Gary wanted satin black in the whole engine bay. Paint prep includes a thorough cleaning and scuffing before applying coatings.

Colorbond Underhood black paint comes from LMC Truck and looks great on the firewall. Gary applied three medium-wet coats for full strength and even sheen.

With the new firewall plate installed (with supplied screws and bolts), Cory Schuette installs grommets and seals.

The new condenser and dryer are pre-assembled on the bench before installation, along with a new trinary switch.

The condenser has brackets to hold it in place in existing holes in the upper and lower core support, making installation simple and quick.

Gary also installed an new transmission cooler for the 4L60 where it will do the most good—right behind the grille.

Rather than having lines crimped at a hydraulic shop, we opted for the Vintage Air EZ-Clip line kit, which allows us to make our lines on the spot. Fittings are installed on the pump, firewall and condenser/dryer, then hoses are routed and cut to fit.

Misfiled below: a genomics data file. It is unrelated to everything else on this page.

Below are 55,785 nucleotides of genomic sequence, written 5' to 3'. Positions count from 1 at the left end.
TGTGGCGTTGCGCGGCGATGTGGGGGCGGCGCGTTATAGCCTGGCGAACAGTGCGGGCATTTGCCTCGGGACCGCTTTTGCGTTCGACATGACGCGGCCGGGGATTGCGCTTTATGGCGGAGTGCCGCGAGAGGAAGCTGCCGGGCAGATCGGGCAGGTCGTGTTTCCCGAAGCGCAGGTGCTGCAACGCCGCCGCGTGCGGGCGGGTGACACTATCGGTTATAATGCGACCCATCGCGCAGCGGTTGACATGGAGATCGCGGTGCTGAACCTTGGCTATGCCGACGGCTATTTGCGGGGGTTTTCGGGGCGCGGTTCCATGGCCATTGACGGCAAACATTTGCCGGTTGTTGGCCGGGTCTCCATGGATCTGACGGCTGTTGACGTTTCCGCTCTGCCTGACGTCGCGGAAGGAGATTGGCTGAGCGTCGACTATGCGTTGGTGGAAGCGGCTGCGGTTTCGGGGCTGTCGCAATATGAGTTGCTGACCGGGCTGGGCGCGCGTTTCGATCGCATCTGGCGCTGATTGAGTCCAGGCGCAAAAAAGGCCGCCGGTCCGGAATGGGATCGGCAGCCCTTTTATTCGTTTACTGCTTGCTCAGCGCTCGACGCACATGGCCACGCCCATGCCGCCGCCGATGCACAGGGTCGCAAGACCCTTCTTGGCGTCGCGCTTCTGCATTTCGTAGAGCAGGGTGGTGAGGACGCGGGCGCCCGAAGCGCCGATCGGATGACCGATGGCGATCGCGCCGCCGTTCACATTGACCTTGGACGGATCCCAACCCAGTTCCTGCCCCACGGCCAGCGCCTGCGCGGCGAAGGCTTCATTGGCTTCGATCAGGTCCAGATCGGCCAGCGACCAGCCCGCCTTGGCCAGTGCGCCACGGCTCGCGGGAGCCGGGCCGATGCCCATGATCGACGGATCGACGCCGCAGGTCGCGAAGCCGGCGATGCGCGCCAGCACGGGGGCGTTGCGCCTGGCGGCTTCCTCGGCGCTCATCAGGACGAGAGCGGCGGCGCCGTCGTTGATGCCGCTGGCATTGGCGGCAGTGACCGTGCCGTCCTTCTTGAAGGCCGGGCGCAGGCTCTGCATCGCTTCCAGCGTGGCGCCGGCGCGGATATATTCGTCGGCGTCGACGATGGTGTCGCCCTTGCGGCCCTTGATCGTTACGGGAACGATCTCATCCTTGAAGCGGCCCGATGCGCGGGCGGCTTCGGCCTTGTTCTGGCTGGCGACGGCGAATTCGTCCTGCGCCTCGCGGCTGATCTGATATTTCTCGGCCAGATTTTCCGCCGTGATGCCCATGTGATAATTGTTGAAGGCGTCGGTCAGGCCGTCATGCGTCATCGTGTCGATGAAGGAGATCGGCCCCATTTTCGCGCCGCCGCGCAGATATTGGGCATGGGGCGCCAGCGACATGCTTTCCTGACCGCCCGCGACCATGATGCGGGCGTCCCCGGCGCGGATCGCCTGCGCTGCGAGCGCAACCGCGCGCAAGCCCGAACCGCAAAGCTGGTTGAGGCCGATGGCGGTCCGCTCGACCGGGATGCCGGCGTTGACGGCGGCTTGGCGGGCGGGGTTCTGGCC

PVC cutters work great for cutting the EZ Clip hoses, which are smaller diameter than conventional and easy to rout.

Once your hose lengths are established, connection to the plated fittings is simple. They use a double O-ring seal combined with a barbed end fitting and clamps. Supplied lubricant is applied so the O-rings don’t move when the hose is installed.

An outer cage places the two clamps directly over the O-ring, giving a clamp-load that will safely withstand the high pressures of the new HVAC system.

New lines are assembled in minutes and look great installed. EZ Clip lines are flexible yet strong enough to facilitate nearly 90-degree bend, making them easy to hide and a way to clean up engine bay.

Heater hoses and the supplied control valve are installed from the firewall to the intake manifold and water pump.

The TMI dash fits perfectly and is a big improvement over the stock crusty dash pad that Gary inherited.

TORQSTORM

Unboxing this system was a real visual treat! Who doesn’t love finely machined billet? The organization and labeling of every component really help lay this system out for organized assembly.